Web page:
POST 'The Elephant in Every Room I Enter' - take the time to notice
What's it about?
It’s like having a one-way conversation with your best friend about their week. Gardiner Comfort does a one man show, where he takes you into the world of his experiences with Tourette Syndrome and attending a national conference with people just like him.
What did I experience?
The best word to describe the moments before the show would probably be hella awkward. Wait. That’s two. Okay, two words. Hella. Awkward. I try to get to the theater early to get a good seat, since there aren’t any reserved ones. I accidentally walk into the wrong place, even though the e-mail said where to go. Forgetting and getting lost is kinda my thing. I’m told to go a couple buildings down, so I thank them and run into awkwardness part two, where I try to open a closed door. I rush out of there as fast as I can, trying to pretend like that was intentional, but who really does that intentionally?
I get to the theater and pick up my ticket. I’m about 25 minutes early, so I had to wait. The waiting area is small, and I make eye contact with this cute guy. Being an awkward child, I decide to take a walk around the neighborhood for a couple of minutes before it starts. Cute guy or freezing in the cold? I think I’ll take the cold on this one. Haha. I get back, and the place is packed now. I stand to the side and notice that everyone brought someone with them, and then there was me. Hella. Awkward. I just stood there looking around, avoiding any and all eye contact. I swear a million years passed before we were let in or maybe it just felt that way because I stared at the same parts of the room for SO.LONG.
We’re finally let in, and not realizing that I’m all the way in the back, I have to do that awkward excuse me thing. You know? Where you have to pass people’s chairs to get to the one you want. I scope out the room as I walk in to make sure I limit the amount of excuse me's I have to make. I find a pretty decent seat in the third row, and thank God I can wait in a more open space.
The show begins, and Gardiner Comfort comes to the stage. After a couple of minutes of monologue, I begin to suspect he might be the only character we see. I later learn that I was right. He speaks about Tourette Syndrome, which is a neurological disease with involuntary repetitive movements or sounds. He talks about his experiences growing up with it. How it affected him and his family. About the conference he’s attending and meeting people just like him. It felt like I entered his head and heard every thought.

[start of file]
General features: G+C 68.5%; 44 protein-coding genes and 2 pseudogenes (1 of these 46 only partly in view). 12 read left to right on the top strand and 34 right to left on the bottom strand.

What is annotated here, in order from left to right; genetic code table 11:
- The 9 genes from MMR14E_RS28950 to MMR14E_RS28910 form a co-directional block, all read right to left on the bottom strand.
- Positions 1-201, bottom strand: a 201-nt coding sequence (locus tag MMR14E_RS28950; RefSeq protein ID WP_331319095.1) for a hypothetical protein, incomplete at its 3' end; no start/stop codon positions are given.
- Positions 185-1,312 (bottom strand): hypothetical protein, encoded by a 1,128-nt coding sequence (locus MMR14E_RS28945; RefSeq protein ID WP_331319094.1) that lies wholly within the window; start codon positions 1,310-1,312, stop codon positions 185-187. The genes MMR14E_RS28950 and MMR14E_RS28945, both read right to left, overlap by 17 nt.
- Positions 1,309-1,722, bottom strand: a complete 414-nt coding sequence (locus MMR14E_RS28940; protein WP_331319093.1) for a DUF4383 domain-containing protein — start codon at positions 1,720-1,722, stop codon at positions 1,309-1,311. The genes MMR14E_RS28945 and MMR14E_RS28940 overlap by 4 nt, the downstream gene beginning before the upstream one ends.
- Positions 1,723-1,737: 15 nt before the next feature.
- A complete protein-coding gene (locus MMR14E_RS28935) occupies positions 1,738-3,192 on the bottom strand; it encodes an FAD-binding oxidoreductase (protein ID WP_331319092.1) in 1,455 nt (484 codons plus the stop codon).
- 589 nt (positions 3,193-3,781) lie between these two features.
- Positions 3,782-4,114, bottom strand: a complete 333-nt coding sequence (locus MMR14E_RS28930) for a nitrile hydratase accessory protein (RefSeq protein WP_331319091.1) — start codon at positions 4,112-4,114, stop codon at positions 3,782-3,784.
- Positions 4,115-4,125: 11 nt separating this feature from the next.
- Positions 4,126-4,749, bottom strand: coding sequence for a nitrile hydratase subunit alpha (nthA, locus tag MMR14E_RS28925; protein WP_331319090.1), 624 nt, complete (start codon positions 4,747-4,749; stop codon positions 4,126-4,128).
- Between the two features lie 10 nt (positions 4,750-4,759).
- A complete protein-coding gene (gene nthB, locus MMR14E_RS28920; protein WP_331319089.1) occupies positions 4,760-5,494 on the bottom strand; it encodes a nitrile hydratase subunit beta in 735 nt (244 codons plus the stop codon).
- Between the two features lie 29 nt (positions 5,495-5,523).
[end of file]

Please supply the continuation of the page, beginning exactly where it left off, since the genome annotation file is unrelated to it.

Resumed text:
Can I just say he’s hilarious? The entire show, I felt like he was my best friend telling me about his week and what he was going through. There's this hilarious scene where Gardiner sees a woman on the street making very odd body movements, which he hilariously re-enacts through interpretive dance. They make eye contact, and he learns that the woman was actually a man. The two have a conversation about how a "lightning bolt" passed through the man. Gardiner learns that those weird body movement was the man getting struck by "lightning." Yeah. Okay. The accent he does for the man and the entire dialog had me in tears. It was the best accent. When he spoke as the man, he embodied the character. He became this whole other person. He also gets major cool points because of his re-enactment of Hamlet with no words. Just interpretive dance. Words can’t even describe how funny that is. I’ll just leave you to imagine what that would look like.
Many times during the show, however, he would say these heartbreaking lines that made we want to go into the fetal position, partially because they were sad to hear but also because I related to them. He could go from talking about moments at the conference with funny jokes to serious, tear-jerking stories. Gardiner mentions how Tourette’s effected his sister. He tells the story of how she wrote a note to her mother one day, and it said, “Nobody notices me. I’m five.” Ohh. I know that feeling, and even writing that gives me chills. I can’t help tearing up a bit. Gardiner also tells another story about a gay actor he meets at the conference, who says a line I wish could be true. The actor says, “I wish everyone could look at someone for their face value instead of judging before.” I just wanted to yell, “PREACH!” The very last line hit me right in the feels though. Right. In. The. Feels. It’s a line that I related the most to, even now. Gardiner says the closing line of, “For a moment, I’m a genius and not a fuck up.” I was obviously a hot mess by the end of this. R.I.P. tissues.
That’s what I loved most about the show, the relatability. Not just in those heartbreaking moments, but the ideas throughout. The stories. The jokes. I didn’t expect that. I found myself constantly relating to Gardiner in some way. Like when he spoke about fitting in. As he’s leaving the conference, he reflects on his experiences and the people he met. He becomes saddened because for once, he was in a place where he felt normal. A place where he fit in, and he wasn’t alone. I felt like he was reading my mind over the years. Like he knew me, which made me feel like at the end of the day, we’re all human. That sounds really obvious, but we all have these things in common and there’s beauty in everything if we just take the time to notice it. That’s who Gardiner is. Someone who stops to take the time to notice.
After each show, I love to draw a scene that had an impact on me. This closing line resonated so much with me. I just had to draw it.